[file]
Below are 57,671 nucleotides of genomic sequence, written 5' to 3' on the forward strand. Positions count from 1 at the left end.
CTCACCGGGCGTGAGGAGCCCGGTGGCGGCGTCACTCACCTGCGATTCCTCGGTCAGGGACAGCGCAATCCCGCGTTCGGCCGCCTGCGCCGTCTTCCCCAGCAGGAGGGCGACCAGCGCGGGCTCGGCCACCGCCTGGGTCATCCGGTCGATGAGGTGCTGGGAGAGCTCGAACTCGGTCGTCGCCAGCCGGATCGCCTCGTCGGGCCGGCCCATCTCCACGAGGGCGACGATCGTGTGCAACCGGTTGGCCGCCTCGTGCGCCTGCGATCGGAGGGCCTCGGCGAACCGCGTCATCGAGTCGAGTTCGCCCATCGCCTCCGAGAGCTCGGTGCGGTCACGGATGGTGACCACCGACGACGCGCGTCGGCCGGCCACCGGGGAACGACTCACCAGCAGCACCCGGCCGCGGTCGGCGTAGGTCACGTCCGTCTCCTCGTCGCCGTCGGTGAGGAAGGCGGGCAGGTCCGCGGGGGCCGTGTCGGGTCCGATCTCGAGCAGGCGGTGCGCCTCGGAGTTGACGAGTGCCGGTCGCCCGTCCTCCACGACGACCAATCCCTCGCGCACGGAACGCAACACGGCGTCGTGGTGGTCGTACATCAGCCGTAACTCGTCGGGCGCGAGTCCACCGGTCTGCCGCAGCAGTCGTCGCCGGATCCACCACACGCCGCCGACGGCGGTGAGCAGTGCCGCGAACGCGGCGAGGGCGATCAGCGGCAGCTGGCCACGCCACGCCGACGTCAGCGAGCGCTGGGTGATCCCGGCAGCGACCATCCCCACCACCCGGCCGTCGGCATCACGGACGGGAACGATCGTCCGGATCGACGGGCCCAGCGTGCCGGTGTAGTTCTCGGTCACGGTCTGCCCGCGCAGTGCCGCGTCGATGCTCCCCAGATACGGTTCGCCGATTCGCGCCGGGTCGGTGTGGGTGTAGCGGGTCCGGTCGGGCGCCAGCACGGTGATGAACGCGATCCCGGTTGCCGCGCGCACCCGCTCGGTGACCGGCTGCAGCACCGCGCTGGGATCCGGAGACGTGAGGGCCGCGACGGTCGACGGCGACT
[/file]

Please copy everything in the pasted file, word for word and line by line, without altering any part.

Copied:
Below are 57,671 nucleotides of genomic sequence, written 5' to 3' on the forward strand. Positions count from 1 at the left end.
CTCACCGGGCGTGAGGAGCCCGGTGGCGGCGTCACTCACCTGCGATTCCTCGGTCAGGGACAGCGCAATCCCGCGTTCGGCCGCCTGCGCCGTCTTCCCCAGCAGGAGGGCGACCAGCGCGGGCTCGGCCACCGCCTGGGTCATCCGGTCGATGAGGTGCTGGGAGAGCTCGAACTCGGTCGTCGCCAGCCGGATCGCCTCGTCGGGCCGGCCCATCTCCACGAGGGCGACGATCGTGTGCAACCGGTTGGCCGCCTCGTGCGCCTGCGATCGGAGGGCCTCGGCGAACCGCGTCATCGAGTCGAGTTCGCCCATCGCCTCCGAGAGCTCGGTGCGGTCACGGATGGTGACCACCGACGACGCGCGTCGGCCGGCCACCGGGGAACGACTCACCAGCAGCACCCGGCCGCGGTCGGCGTAGGTCACGTCCGTCTCCTCGTCGCCGTCGGTGAGGAAGGCGGGCAGGTCCGCGGGGGCCGTGTCGGGTCCGATCTCGAGCAGGCGGTGCGCCTCGGAGTTGACGAGTGCCGGTCGCCCGTCCTCCACGACGACCAATCCCTCGCGCACGGAACGCAACACGGCGTCGTGGTGGTCGTACATCAGCCGTAACTCGTCGGGCGCGAGTCCACCGGTCTGCCGCAGCAGTCGTCGCCGGATCCACCACACGCCGCCGACGGCGGTGAGCAGTGCCGCGAACGCGGCGAGGGCGATCAGCGGCAGCTGGCCACGCCACGCCGACGTCAGCGAGCGCTGGGTGATCCCGGCAGCGACCATCCCCACCACCCGGCCGTCGGCATCACGGACGGGAACGATCGTCCGGATCGACGGGCCCAGCGTGCCGGTGTAGTTCTCGGTCACGGTCTGCCCGCGCAGTGCCGCGTCGATGCTCCCCAGATACGGTTCGCCGATTCGCGCCGGGTCGGTGTGGGTGTAGCGGGTCCGGTCGGGCGCCAGCACGGTGATGAACGCGATCCCGGTTGCCGCGCGCACCCGCTCGGTGACCGGCTGCAGCACCGCGCTGGGATCCGGAGACGTGAGGGCCGCGACGGTCGACGGCGACT